Adding a new hard disk and using it in virtual machines under Proxmox

Go to the host console (though web interface or ssh).  Do  lsblk 
You will get the list of hard disk

venkat@dellpve:~$ lsblk
NAME MAJ:MIN RM SIZE RO TYPE MOUNTPOINT
sda 8:0 0 465.8G 0 disk
├─sda1 8:1 0 461.8G 0 part /
├─sda2 8:2 0 1K 0 part
└─sda5 8:5 0 4G 0 part [SWAP]

Partitioning the new hard disk

This helps to identify existing hard disks in the system. Shutdown the machine and install the new har d disk and reboot.

Run lsblk again and you will see a new entry, something like sdb. (you may also identify the new disk via web interface looking under (your_proxmox_node) > Disks. The new disk will show up as /dev/sdb).

Now in the console use fdisk to create partition in the new disk.

venkat@dellpve:~$ sudo fdisk /dev/sdb
[sudo] password for venkat:

Welcome to fdisk (util-linux 2.33.1).
Changes will remain in memory only, until you decide to write them.
Be careful before using the write command.


Command (m for help):

Use ‘n‘ to create a new partition. Create a single partition. Accept defaults for the first and last sectors (to use the entire new hard disk), write changes to the partition table with ‘w‘ and quit. Now the new disk is ready and we can create LVM volume in it.

Creating LVM

venkat@dellpve:~$ pvcreate /dev/sdb1
Physical volume "/dev/sdb1" successfully created.

Create a Volume Group.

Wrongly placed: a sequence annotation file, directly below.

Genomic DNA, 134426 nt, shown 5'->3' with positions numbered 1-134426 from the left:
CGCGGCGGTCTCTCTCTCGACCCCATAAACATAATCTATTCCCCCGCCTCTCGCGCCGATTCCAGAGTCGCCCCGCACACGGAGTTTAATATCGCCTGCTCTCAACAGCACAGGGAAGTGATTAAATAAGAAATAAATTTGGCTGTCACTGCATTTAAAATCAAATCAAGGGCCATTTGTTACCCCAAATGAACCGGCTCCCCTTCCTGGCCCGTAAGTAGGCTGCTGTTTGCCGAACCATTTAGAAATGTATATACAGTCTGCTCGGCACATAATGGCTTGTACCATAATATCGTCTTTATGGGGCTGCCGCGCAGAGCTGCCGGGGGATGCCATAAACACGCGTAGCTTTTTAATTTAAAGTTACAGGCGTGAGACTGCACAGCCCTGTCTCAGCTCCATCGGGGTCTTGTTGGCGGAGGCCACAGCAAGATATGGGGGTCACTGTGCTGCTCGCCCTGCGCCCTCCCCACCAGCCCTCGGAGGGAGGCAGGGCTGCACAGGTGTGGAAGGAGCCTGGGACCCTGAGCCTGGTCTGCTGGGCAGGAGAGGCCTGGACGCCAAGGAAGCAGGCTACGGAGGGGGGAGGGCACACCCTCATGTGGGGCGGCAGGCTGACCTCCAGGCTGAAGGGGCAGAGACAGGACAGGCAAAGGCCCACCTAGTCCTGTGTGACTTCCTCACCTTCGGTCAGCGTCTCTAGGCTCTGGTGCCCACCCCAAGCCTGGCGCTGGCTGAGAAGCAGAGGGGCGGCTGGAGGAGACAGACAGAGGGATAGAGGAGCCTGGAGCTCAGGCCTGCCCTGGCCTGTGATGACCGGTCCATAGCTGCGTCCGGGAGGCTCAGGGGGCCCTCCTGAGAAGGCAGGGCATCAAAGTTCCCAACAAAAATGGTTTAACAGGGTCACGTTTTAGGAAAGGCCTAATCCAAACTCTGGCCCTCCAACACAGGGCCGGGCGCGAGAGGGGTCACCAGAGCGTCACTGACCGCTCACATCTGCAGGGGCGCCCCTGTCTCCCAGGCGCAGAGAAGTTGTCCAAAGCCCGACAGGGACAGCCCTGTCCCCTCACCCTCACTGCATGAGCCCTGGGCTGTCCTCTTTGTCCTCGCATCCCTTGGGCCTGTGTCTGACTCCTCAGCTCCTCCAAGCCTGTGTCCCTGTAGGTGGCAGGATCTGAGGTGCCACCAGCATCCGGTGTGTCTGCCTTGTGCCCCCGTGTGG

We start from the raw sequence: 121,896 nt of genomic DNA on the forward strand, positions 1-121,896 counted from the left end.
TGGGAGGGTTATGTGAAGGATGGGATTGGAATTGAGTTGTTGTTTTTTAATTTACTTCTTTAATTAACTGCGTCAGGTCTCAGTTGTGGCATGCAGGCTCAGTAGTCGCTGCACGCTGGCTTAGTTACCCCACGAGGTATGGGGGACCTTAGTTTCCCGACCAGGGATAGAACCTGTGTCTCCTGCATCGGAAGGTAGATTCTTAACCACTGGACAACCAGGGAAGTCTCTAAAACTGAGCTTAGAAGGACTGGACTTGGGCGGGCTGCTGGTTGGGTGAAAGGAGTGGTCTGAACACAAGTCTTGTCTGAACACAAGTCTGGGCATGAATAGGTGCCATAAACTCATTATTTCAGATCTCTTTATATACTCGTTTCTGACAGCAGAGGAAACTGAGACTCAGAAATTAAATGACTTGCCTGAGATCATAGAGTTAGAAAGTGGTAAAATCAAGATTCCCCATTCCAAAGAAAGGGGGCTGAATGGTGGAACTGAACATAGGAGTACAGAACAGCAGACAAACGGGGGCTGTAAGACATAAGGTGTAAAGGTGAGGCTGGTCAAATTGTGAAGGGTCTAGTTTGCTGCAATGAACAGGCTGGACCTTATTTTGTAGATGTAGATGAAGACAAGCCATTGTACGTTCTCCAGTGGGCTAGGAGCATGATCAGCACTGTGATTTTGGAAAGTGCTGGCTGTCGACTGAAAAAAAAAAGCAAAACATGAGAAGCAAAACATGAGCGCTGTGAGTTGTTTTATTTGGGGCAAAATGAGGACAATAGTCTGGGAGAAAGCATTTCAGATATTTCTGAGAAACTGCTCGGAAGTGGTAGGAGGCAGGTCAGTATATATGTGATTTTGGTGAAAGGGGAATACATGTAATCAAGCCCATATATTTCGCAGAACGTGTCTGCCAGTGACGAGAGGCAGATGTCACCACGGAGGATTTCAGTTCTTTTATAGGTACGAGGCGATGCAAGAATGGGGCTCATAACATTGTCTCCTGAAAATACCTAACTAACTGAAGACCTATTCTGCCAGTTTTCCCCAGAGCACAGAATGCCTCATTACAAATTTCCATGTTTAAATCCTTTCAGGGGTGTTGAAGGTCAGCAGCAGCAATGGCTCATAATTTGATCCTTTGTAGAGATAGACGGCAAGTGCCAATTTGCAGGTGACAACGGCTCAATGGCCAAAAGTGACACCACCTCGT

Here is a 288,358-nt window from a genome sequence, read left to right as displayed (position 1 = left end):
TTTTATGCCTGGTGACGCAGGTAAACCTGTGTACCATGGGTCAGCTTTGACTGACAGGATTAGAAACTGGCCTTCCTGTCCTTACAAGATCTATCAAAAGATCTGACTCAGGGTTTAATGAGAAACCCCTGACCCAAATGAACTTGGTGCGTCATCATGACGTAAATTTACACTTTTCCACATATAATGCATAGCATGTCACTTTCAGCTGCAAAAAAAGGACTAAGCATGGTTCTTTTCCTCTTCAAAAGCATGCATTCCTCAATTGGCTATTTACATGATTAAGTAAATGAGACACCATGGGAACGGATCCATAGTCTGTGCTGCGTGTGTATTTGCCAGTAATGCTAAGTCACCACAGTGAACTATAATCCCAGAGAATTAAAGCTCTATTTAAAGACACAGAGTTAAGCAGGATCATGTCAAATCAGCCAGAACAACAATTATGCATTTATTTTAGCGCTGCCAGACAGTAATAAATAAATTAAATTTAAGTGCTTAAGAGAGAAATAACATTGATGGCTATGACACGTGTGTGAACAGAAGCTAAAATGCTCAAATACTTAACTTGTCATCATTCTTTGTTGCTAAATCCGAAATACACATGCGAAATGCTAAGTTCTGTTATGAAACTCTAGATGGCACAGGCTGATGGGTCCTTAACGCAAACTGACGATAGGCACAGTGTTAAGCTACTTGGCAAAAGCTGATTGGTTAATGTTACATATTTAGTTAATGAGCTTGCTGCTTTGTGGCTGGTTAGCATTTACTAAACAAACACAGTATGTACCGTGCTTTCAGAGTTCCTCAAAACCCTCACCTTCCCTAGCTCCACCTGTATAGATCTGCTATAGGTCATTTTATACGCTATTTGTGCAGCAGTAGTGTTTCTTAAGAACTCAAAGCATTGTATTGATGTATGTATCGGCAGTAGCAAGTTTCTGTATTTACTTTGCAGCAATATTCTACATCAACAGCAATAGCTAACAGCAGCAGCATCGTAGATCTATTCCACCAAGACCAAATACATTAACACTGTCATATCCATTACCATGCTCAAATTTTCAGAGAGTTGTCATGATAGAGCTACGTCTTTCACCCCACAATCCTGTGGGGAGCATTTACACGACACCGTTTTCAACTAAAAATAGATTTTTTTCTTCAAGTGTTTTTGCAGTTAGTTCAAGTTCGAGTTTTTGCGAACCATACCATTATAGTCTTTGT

venkat@dellpve:~$ vgcreate newdrive /dev/sdb1
Volume group "newdrive" successfully created


Now, under the GUI, go to (your_proxmox_node) > Storage > LVM

Give a new name for the storage, select the appropriate volume group from the menu and Add. The new drive is added successfully and an LVM is created for use under nodes.

Using new storage in Virtual Machines

Under the GUI, choose the VM in which you want to use the new storage. Choose Hardware and choose Hard Disk under the dropdown menu Add. In the pop up window, choose the new disk under dropdown menu Storage. Enter the size of the storage in GB. Add. You will now see additional Hard Disk space allocated to the VM.

This storage is in LVM and so is still raw. You need to properly format it under the VM and mount it.

Formatting and mounting the new storage in the VM

SSH to the VM. Check the availability of the new storage in the VM using lsblk. The output will show the new storage as /sdb in the VM. But the size will be limited to that allocated as above. (lsblk in the node will show the entire hard disk size).

Create the partition table”

sudo parted /dev/sdb mklabel gpt

Make it a primary partition, using the entire space:

sudo parted -a opt /dev/sdb mkpart primary ext4 0% 100% 

This will create a new partition sdb1, ready to be formatted as ext4

Format it as ext4 file system:

sudo mkfs.ext4 -L stream /dev/sdb1

I have labelled the partition as <stream> in the above example. Next, I make a directory for video in it, mount it in fstab by editing /etc/fstab and mount all.

sudo mkdir -p /mnt/video
sudo vi /etc/fstab

Add a new line in fstab,

LABEL=stream /mnt/video ext4 defaults 0 2 

Mount all file systems.

sudo mount -a


That’s it. /mnt/video is mounted. You may verify everything as:

venkat@watchdog:~$ lsblk -fs
NAME FSTYPE LABEL UUID FSAVAIL FSUSE% MOUNTPOINT
loop0 squashfs 0 100% /snap/core
...
sda1
└─sda
sda2 ext4 fa4a3f7d-83ee-4f4c-836d-c0a29ff9c2c7 111.6G 6% /
└─sda
sdb1 ext4 stream 0caf7eae-15ff-4a19-9c53-aa975bf4965b 950.2G 1% /mnt/video
└─sdb
sr0 iso9660 Ubuntu-Server 19.10 amd64 2019-10-17-13-34-04-00

The new hard disk space is ready for use. You can create new directory under it and use.

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